As I returned to the parking area, I saw people emerging from an opening on the far side. I only had to get a little closer to see the sign and the word "falls". This path was paved and downhill and shorter than the one I had just finished. At its end was the falls and a half dozen people. (I had passed one couple returning from Bakers Bluff but it was when I was nearly there and not about to turn back even if they had shouted "No falls here.") Of course a trail can only go downhill in one direction and the slope of the falls trail was steeper than the other. Thank goodness it was also shorter. Back at the car, I grabbed Bachleda's guide and read everything I had just discovered. "When you pull into the parking lot, take the trail to the right.", it started. Good advice that I recalled reading sometime in the foggy past. Seeing the falls is worth the walk(s).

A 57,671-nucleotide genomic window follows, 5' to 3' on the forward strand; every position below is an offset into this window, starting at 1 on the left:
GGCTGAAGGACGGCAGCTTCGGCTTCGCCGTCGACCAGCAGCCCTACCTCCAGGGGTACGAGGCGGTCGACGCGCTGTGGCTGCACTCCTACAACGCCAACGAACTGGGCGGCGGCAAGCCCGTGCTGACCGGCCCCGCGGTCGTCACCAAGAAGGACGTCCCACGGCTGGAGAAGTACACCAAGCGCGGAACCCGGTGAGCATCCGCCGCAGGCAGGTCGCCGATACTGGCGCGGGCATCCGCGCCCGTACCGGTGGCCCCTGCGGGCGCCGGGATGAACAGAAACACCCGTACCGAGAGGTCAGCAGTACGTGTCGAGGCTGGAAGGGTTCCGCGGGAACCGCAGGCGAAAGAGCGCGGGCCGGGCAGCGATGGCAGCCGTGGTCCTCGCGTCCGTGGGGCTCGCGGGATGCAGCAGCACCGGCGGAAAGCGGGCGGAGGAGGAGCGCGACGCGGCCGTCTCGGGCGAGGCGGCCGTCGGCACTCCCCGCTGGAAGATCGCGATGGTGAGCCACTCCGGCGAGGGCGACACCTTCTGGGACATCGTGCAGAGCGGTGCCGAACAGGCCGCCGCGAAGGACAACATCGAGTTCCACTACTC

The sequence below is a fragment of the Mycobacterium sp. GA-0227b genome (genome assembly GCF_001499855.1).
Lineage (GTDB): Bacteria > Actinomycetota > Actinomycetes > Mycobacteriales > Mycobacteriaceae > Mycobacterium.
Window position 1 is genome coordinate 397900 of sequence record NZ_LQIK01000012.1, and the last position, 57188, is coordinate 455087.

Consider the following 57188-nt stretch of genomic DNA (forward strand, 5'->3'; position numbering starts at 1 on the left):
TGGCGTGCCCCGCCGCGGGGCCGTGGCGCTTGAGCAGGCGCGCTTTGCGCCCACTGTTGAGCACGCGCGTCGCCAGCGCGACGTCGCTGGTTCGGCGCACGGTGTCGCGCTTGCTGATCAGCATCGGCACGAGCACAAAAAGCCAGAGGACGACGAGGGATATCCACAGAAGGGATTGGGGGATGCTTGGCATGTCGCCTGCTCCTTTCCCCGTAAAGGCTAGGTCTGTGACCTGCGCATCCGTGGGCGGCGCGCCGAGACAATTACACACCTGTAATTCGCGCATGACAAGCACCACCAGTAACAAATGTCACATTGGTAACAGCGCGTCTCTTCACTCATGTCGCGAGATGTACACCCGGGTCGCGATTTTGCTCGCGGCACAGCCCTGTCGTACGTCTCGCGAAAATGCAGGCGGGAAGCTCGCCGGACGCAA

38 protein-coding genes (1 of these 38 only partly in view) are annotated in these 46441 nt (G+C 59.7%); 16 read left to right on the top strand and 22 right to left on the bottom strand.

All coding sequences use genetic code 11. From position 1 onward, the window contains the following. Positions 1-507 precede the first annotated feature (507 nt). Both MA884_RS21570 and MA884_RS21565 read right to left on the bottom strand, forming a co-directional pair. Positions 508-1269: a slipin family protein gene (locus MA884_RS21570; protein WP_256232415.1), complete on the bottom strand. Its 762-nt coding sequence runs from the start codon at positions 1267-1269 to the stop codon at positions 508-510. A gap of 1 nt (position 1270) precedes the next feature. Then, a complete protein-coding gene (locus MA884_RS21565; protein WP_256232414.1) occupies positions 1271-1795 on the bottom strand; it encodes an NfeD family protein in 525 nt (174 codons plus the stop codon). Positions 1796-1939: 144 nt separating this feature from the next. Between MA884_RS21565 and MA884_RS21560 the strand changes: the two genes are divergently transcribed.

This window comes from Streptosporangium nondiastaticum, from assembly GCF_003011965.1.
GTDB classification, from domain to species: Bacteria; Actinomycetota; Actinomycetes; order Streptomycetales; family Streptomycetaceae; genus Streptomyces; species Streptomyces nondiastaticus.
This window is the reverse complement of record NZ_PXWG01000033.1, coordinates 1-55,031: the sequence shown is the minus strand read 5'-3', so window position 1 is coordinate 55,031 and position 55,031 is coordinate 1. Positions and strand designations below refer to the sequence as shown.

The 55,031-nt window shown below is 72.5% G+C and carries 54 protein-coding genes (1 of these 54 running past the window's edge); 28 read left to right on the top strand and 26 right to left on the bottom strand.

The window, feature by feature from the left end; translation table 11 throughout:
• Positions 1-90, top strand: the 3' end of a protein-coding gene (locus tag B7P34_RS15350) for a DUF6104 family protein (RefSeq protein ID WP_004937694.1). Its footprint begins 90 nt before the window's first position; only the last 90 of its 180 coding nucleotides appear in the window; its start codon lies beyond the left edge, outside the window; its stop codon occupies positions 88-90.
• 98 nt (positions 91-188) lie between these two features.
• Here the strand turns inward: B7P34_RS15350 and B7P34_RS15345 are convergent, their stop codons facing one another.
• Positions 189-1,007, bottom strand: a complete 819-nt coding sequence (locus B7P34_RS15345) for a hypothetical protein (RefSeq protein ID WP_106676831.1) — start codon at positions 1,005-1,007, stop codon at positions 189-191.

Natchez Trace Parkway Natchez Trace Parkway Natchez Trace Parkway Even though the Gordon House was closed, I did get to approach it. A locked gate had kept me from getting very close to Mount Locust, the only other building remaining from the Trace's heyday. I decided to save the half mile hike to the ferry site for another day when the walk to Bakers Bluff is just a faded memory.

Natchez Trace Parkway Natchez Trace Parkway From pictures, I expected to be awed by the Natchez Trace Parkway Bridge when I saw it in person. I was a little disappointed but admit that I failed to take a look from beneath it on TN-96 as some advise. But, when I got a chance to look at the pictures I had taken, I thought it looked cool again. I guess that's OK. After all, the root of picturesque is "picture".